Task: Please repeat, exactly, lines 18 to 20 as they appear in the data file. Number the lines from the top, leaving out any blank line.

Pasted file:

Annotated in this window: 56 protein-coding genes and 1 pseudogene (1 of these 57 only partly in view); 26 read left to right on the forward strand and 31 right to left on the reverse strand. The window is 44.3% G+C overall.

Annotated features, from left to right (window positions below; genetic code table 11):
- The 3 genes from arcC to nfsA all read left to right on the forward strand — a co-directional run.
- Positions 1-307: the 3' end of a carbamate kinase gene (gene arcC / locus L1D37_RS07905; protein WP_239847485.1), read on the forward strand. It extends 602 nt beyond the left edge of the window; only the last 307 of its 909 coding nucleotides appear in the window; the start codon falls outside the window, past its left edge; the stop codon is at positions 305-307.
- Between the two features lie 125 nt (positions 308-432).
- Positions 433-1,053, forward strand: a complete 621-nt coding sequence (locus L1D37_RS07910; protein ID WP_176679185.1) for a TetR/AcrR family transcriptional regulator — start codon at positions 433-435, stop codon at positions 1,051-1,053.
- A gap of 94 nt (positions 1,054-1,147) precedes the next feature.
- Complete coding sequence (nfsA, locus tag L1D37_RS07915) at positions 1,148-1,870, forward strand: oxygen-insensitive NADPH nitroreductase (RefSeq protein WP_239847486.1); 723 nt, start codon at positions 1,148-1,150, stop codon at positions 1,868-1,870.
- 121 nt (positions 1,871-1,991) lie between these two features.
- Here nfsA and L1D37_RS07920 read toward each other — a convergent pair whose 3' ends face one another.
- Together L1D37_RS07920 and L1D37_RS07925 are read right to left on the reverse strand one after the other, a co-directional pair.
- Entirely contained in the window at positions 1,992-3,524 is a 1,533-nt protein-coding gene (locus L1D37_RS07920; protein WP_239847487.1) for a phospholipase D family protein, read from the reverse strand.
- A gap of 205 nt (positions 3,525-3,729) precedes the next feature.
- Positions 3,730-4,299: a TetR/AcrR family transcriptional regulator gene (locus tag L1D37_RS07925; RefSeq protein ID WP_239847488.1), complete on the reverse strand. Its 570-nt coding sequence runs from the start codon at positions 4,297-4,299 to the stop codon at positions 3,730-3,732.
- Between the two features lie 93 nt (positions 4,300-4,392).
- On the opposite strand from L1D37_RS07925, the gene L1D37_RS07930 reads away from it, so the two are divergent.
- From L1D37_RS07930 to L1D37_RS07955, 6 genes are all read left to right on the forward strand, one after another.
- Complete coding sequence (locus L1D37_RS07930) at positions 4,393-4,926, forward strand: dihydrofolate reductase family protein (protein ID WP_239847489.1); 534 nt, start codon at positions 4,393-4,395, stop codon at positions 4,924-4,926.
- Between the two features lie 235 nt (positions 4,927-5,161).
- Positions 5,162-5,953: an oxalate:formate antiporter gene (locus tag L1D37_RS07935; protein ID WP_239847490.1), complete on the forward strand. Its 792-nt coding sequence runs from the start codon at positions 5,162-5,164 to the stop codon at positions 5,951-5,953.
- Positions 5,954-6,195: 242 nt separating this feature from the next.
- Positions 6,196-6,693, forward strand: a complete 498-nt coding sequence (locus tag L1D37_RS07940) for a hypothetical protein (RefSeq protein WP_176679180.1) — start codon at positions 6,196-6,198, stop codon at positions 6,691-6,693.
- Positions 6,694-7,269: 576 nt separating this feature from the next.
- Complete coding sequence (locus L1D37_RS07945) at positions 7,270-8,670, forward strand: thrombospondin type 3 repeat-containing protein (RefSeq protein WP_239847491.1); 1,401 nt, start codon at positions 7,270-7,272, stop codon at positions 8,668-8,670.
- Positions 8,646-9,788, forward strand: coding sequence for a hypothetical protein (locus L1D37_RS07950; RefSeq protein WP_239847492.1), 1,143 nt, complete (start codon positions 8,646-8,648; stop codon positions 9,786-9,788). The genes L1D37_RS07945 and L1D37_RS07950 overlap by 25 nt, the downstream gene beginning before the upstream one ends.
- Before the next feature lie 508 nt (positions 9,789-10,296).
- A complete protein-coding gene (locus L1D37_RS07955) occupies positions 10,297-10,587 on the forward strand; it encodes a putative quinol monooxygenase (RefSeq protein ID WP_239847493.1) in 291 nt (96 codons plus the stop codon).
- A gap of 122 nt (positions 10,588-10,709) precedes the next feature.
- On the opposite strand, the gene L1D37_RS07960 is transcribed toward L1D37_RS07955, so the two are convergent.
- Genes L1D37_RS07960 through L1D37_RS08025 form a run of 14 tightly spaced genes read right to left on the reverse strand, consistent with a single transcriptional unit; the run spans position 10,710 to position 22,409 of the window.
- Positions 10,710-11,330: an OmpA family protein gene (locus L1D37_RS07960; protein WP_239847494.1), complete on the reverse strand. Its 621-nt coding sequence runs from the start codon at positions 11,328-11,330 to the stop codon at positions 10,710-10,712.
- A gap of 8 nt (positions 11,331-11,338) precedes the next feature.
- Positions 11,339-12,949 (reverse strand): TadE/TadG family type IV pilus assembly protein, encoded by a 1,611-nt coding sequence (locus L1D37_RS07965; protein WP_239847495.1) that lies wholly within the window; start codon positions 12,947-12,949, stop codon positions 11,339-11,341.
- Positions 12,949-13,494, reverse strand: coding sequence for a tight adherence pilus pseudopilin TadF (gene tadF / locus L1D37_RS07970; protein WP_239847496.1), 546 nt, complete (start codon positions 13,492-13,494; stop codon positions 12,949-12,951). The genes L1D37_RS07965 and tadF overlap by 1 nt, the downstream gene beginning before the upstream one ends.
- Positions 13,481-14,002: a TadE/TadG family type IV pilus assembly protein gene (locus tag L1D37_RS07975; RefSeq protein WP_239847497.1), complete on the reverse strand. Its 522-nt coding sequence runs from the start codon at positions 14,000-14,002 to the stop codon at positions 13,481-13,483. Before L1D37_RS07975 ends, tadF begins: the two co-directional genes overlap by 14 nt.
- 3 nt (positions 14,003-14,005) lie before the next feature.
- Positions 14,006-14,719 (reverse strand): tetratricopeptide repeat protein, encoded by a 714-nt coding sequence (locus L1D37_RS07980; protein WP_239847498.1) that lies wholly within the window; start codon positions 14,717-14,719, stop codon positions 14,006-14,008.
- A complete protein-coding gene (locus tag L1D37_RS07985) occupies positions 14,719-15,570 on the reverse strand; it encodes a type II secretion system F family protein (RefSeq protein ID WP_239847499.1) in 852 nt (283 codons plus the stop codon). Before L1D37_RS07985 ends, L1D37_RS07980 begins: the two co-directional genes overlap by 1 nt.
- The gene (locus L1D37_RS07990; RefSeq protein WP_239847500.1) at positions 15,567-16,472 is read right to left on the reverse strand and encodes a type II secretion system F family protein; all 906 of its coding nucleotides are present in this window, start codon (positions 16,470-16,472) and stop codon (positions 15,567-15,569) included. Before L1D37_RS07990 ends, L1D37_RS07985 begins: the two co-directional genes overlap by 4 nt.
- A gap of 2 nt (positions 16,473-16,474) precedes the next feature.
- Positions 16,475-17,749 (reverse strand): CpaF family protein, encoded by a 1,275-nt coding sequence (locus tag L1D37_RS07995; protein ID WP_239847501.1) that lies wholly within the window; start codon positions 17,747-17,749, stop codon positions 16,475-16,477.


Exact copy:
- Complete coding sequence (locus L1D37_RS07930) at positions 4,393-4,926, forward strand: dihydrofolate reductase family protein (protein ID WP_239847489.1); 534 nt, start codon at positions 4,393-4,395, stop codon at positions 4,924-4,926.
- Between the two features lie 235 nt (positions 4,927-5,161).
- Positions 5,162-5,953: an oxalate:formate antiporter gene (locus tag L1D37_RS07935; protein ID WP_239847490.1), complete on the forward strand. Its 792-nt coding sequence runs from the start codon at positions 5,162-5,164 to the stop codon at positions 5,951-5,953.